What qualities would you look into a prospective graduate candidate in your field?

First of all, academic performance is a simple, and straightforward but important key for me; to be specific, what kind of grades a student has over different educational levels would make a huge difference. It tells me one important quality of the student; that she/he is not only intellectually qualified and interested in the discipline, but also dedicated and serious about what he/she does. I understand, there might be situations causing transcripts not to reflect the true qualities of students. In those cases, personal statements and recommendation/reference letters will speak and advocate for the gap. Besides, how matured, independent, innovative and self-starter a student is would set her/him apart from the rest. As a graduate student, she/he is expected to contribute new knowledge or innovative technology to the world.

Curiosity, desire to learn and adapt to new areas, and persistence in seeking for answers are the qualities essential to being successful as a graduate student and beyond. As we go specifically into my research field, an engineering degree with some understanding of sensing and measurement systems, data/image processing techniques, dynamic systems, machine design and mechatronics would be helpful, but when a student has the qualities and traits I discussed before, other skills can be developed easily.
 

 

How can prospective graduate students prepare themselves for being a part of cutting-edge research labs in your field?

As I discussed earlier, the best advice I can give a student is to focus and work hard on what they are doing. Life is too short to spare on something you do not like. I know in Nepali context, we all want to have only certain career choices. But I think the opportunities are much wider now in Nepal and endless across the globe. If a given discipline/area is not something you like, move onto something you enjoy doing. If engineering is not something you enjoy, maybe psychology is. But then whatever it is that you find interesting, give 100%.

If you are working on an engineering degree, I assume you enjoy it. Now is the time to go deeper and wider to understand the fundamental concepts such as calculus, statics and dynamics, design and control, and data/signal/image processing and acquire tools such as various programming languages (including mobile platform) and 3D designs and animation. Specifically for field and agricultural robotics, background in agricultural, mechanical, or computer/electrical/electronics engineering would suit the best, but any engineering degree would be good as long as the student is willing to work outside in the field environment under rain or sun at 10 °F or 110 °F (Can’t convert over the top of my head how many °C that would be anymore).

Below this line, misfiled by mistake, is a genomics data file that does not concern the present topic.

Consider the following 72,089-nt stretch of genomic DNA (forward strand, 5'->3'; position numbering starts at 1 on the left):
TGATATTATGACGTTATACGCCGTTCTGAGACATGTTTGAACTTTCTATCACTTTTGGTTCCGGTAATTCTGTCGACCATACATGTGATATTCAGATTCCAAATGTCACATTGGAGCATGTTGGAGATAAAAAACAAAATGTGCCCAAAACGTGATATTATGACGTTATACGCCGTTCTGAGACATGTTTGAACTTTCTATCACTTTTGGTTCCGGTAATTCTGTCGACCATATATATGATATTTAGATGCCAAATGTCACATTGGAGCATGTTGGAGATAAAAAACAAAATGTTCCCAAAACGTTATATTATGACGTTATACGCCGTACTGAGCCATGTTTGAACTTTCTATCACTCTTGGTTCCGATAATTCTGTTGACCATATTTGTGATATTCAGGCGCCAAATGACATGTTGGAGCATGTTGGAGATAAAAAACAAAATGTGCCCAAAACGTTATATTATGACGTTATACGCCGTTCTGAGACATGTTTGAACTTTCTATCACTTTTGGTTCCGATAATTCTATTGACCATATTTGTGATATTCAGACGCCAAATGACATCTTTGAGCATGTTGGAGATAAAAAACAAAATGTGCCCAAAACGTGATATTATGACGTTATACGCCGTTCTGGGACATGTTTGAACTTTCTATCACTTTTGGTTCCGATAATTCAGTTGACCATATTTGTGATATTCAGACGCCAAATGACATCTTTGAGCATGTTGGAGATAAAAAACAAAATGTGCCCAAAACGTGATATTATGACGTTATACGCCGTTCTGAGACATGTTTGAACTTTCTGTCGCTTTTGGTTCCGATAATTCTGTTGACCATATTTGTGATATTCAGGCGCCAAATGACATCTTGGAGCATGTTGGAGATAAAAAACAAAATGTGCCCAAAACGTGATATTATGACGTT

It is also important to be familiar with what agriculture is, in general, what are the challenges there and how could an engineer help solve those challenges. About standardized tests, GRE is not that important indicator to me, but language skill is. Experience with paper and report writing is valuable. Also, important would be to have good skills in preparing and presenting posters and oral talks supported by appealing graphics.

 

Tell us about the role of mentorship in your professional life.

I discussed earlier what role a PhD supervisor has played in my life and career. Without taking a lot of time now, I would like to simply say that our life follows a complex trajectory and the steering forces provided by mentors at various stages of life are truly essential to maneuver well and succeed. My parents being the first and continuous mentors, provided the basics: how to be a good human being. At each educational level, there were one or more teachers or professors who provided a role model for me to strive for the best while discarding or minimizing the effects of distractions that existed at respective stages of life.